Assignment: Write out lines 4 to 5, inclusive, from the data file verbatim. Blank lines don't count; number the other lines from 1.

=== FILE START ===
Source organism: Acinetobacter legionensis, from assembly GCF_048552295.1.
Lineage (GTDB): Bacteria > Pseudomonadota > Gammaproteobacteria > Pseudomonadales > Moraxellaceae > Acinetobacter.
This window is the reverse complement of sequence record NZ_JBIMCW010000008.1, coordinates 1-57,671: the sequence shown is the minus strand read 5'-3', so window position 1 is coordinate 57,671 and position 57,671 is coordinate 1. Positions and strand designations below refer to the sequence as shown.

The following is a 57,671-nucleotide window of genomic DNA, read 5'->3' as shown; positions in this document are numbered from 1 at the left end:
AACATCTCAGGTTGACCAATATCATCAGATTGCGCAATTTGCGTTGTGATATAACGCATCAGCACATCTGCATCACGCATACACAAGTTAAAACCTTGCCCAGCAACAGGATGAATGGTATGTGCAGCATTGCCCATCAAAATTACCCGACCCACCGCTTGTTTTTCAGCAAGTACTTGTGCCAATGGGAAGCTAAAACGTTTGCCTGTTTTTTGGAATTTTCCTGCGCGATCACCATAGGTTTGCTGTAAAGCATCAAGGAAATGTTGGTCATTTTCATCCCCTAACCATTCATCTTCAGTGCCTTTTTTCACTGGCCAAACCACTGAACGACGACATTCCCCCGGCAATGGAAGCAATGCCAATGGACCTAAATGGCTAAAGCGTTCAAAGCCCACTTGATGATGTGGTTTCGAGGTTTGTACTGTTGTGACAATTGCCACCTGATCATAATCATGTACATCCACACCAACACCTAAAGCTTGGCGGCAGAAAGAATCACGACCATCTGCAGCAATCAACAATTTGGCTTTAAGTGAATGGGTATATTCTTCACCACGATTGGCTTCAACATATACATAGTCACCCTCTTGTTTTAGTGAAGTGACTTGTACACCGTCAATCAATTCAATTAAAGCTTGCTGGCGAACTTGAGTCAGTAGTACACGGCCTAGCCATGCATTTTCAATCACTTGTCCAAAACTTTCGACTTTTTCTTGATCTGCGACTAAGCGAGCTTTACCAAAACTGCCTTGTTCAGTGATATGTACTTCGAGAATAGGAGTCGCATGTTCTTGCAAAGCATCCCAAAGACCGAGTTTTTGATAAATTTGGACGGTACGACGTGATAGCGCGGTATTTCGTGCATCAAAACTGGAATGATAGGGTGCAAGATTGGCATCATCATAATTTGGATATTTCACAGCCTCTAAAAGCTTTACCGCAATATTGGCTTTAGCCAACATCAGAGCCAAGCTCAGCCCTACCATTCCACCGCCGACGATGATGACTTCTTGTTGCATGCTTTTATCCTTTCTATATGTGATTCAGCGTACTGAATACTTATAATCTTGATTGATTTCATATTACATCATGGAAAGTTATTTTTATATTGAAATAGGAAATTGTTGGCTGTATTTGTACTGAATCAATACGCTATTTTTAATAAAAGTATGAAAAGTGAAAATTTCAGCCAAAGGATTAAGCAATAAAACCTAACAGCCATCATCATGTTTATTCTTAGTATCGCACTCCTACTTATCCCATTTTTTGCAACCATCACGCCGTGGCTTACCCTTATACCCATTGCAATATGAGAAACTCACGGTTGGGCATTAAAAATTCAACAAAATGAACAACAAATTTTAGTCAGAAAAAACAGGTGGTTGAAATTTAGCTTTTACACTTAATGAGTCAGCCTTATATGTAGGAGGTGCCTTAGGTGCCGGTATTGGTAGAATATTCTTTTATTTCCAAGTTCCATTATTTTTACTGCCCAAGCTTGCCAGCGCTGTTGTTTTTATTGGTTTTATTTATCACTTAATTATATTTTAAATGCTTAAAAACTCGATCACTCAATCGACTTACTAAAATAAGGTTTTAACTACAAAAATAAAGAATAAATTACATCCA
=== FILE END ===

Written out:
The following is a 57,671-nucleotide window of genomic DNA, read 5'->3' as shown; positions in this document are numbered from 1 at the left end:
AACATCTCAGGTTGACCAATATCATCAGATTGCGCAATTTGCGTTGTGATATAACGCATCAGCACATCTGCATCACGCATACACAAGTTAAAACCTTGCCCAGCAACAGGATGAATGGTATGTGCAGCATTGCCCATCAAAATTACCCGACCCACCGCTTGTTTTTCAGCAAGTACTTGTGCCAATGGGAAGCTAAAACGTTTGCCTGTTTTTTGGAATTTTCCTGCGCGATCACCATAGGTTTGCTGTAAAGCATCAAGGAAATGTTGGTCATTTTCATCCCCTAACCATTCATCTTCAGTGCCTTTTTTCACTGGCCAAACCACTGAACGACGACATTCCCCCGGCAATGGAAGCAATGCCAATGGACCTAAATGGCTAAAGCGTTCAAAGCCCACTTGATGATGTGGTTTCGAGGTTTGTACTGTTGTGACAATTGCCACCTGATCATAATCATGTACATCCACACCAACACCTAAAGCTTGGCGGCAGAAAGAATCACGACCATCTGCAGCAATCAACAATTTGGCTTTAAGTGAATGGGTATATTCTTCACCACGATTGGCTTCAACATATACATAGTCACCCTCTTGTTTTAGTGAAGTGACTTGTACACCGTCAATCAATTCAATTAAAGCTTGCTGGCGAACTTGAGTCAGTAGTACACGGCCTAGCCATGCATTTTCAATCACTTGTCCAAAACTTTCGACTTTTTCTTGATCTGCGACTAAGCGAGCTTTACCAAAACTGCCTTGTTCAGTGATATGTACTTCGAGAATAGGAGTCGCATGTTCTTGCAAAGCATCCCAAAGACCGAGTTTTTGATAAATTTGGACGGTACGACGTGATAGCGCGGTATTTCGTGCATCAAAACTGGAATGATAGGGTGCAAGATTGGCATCATCATAATTTGGATATTTCACAGCCTCTAAAAGCTTTACCGCAATATTGGCTTTAGCCAACATCAGAGCCAAGCTCAGCCCTACCATTCCACCGCCGACGATGATGACTTCTTGTTGCATGCTTTTATCCTTTCTATATGTGATTCAGCGTACTGAATACTTATAATCTTGATTGATTTCATATTACATCATGGAAAGTTATTTTTATATTGAAATAGGAAATTGTTGGCTGTATTTGTACTGAATCAATACGCTATTTTTAATAAAAGTATGAAAAGTGAAAATTTCAGCCAAAGGATTAAGCAATAAAACCTAACAGCCATCATCATGTTTATTCTTAGTATCGCACTCCTACTTATCCCATTTTTTGCAACCATCACGCCGTGGCTTACCCTTATACCCATTGCAATATGAGAAACTCACGGTTGGGCATTAAAAATTCAACAAAATGAACAACAAATTTTAGTCAGAAAAAACAGGTGGTTGAAATTTAGCTTTTACACTTAATGAGTCAGCCTTATATGTAGGAGGTGCCTTAGGTGCCGGTATTGGTAGAATATTCTTTTATTTCCAAGTTCCATTATTTTTACTGCCCAAGCTTGCCAGCGCTGTTGTTTTTATTGGTTTTATTTATCACTTAATTATATTTTAAATGCTTAAAAACTCGATCACTCAATCGACTTACTAAAATAAGGTTTTAACTACAAAAATAAAGAATAAATTACATCCA